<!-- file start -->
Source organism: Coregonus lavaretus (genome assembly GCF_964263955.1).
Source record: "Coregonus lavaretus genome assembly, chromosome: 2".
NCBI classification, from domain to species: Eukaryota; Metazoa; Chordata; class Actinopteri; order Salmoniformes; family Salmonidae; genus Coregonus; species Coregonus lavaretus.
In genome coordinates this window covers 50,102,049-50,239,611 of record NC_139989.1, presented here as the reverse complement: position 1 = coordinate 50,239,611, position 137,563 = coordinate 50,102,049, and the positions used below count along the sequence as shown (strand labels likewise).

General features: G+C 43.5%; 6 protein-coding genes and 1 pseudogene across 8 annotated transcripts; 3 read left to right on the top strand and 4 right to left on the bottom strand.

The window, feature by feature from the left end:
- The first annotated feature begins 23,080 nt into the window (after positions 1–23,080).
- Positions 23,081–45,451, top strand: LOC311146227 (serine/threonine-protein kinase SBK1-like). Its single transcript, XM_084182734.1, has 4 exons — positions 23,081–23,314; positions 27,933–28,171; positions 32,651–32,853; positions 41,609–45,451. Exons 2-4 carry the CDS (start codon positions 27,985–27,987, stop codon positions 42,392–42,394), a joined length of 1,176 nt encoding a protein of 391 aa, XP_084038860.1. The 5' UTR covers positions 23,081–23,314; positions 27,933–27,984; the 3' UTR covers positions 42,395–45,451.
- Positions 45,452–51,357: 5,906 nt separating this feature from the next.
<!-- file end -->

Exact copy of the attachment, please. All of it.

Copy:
Source organism: Coregonus lavaretus (genome assembly GCF_964263955.1).
Source record: "Coregonus lavaretus genome assembly, chromosome: 2".
NCBI classification, from domain to species: Eukaryota; Metazoa; Chordata; class Actinopteri; order Salmoniformes; family Salmonidae; genus Coregonus; species Coregonus lavaretus.
In genome coordinates this window covers 50,102,049-50,239,611 of record NC_139989.1, presented here as the reverse complement: position 1 = coordinate 50,239,611, position 137,563 = coordinate 50,102,049, and the positions used below count along the sequence as shown (strand labels likewise).

General features: G+C 43.5%; 6 protein-coding genes and 1 pseudogene across 8 annotated transcripts; 3 read left to right on the top strand and 4 right to left on the bottom strand.

The window, feature by feature from the left end:
- The first annotated feature begins 23,080 nt into the window (after positions 1–23,080).
- Positions 23,081–45,451, top strand: LOC311146227 (serine/threonine-protein kinase SBK1-like). Its single transcript, XM_084182734.1, has 4 exons — positions 23,081–23,314; positions 27,933–28,171; positions 32,651–32,853; positions 41,609–45,451. Exons 2-4 carry the CDS (start codon positions 27,985–27,987, stop codon positions 42,392–42,394), a joined length of 1,176 nt encoding a protein of 391 aa, XP_084038860.1. The 5' UTR covers positions 23,081–23,314; positions 27,933–27,984; the 3' UTR covers positions 42,395–45,451.
- Positions 45,452–51,357: 5,906 nt separating this feature from the next.